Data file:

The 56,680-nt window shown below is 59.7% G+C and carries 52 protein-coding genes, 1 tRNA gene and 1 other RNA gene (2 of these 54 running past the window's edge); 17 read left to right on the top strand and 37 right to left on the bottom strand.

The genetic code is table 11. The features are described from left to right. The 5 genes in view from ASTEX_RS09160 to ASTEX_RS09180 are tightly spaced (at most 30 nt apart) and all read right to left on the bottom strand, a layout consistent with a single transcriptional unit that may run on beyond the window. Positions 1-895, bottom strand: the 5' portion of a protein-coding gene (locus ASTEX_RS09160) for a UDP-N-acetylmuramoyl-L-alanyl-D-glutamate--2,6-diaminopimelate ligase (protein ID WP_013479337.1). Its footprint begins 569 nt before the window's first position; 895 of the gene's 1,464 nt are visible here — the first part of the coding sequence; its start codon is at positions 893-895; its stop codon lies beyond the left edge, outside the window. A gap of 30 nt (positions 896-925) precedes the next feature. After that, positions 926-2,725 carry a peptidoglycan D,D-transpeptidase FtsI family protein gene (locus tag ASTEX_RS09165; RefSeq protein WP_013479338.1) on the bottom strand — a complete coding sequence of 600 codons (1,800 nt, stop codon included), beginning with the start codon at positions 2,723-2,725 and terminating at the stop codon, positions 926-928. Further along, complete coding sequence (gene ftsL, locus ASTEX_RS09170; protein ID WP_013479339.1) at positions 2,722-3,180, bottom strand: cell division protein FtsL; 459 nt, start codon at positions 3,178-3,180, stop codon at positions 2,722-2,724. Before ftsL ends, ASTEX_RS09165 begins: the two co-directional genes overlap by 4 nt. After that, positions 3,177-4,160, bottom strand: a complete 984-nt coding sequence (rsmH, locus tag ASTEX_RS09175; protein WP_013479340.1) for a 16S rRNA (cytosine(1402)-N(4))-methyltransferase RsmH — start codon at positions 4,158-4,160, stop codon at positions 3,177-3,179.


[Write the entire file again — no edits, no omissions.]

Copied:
The 56,680-nt window shown below is 59.7% G+C and carries 52 protein-coding genes, 1 tRNA gene and 1 other RNA gene (2 of these 54 running past the window's edge); 17 read left to right on the top strand and 37 right to left on the bottom strand.

The genetic code is table 11. The features are described from left to right. The 5 genes in view from ASTEX_RS09160 to ASTEX_RS09180 are tightly spaced (at most 30 nt apart) and all read right to left on the bottom strand, a layout consistent with a single transcriptional unit that may run on beyond the window. Positions 1-895, bottom strand: the 5' portion of a protein-coding gene (locus ASTEX_RS09160) for a UDP-N-acetylmuramoyl-L-alanyl-D-glutamate--2,6-diaminopimelate ligase (protein ID WP_013479337.1). Its footprint begins 569 nt before the window's first position; 895 of the gene's 1,464 nt are visible here — the first part of the coding sequence; its start codon is at positions 893-895; its stop codon lies beyond the left edge, outside the window. A gap of 30 nt (positions 896-925) precedes the next feature. After that, positions 926-2,725 carry a peptidoglycan D,D-transpeptidase FtsI family protein gene (locus tag ASTEX_RS09165; RefSeq protein WP_013479338.1) on the bottom strand — a complete coding sequence of 600 codons (1,800 nt, stop codon included), beginning with the start codon at positions 2,723-2,725 and terminating at the stop codon, positions 926-928. Further along, complete coding sequence (gene ftsL, locus ASTEX_RS09170; protein ID WP_013479339.1) at positions 2,722-3,180, bottom strand: cell division protein FtsL; 459 nt, start codon at positions 3,178-3,180, stop codon at positions 2,722-2,724. Before ftsL ends, ASTEX_RS09165 begins: the two co-directional genes overlap by 4 nt. After that, positions 3,177-4,160, bottom strand: a complete 984-nt coding sequence (rsmH, locus tag ASTEX_RS09175; protein WP_013479340.1) for a 16S rRNA (cytosine(1402)-N(4))-methyltransferase RsmH — start codon at positions 4,158-4,160, stop codon at positions 3,177-3,179.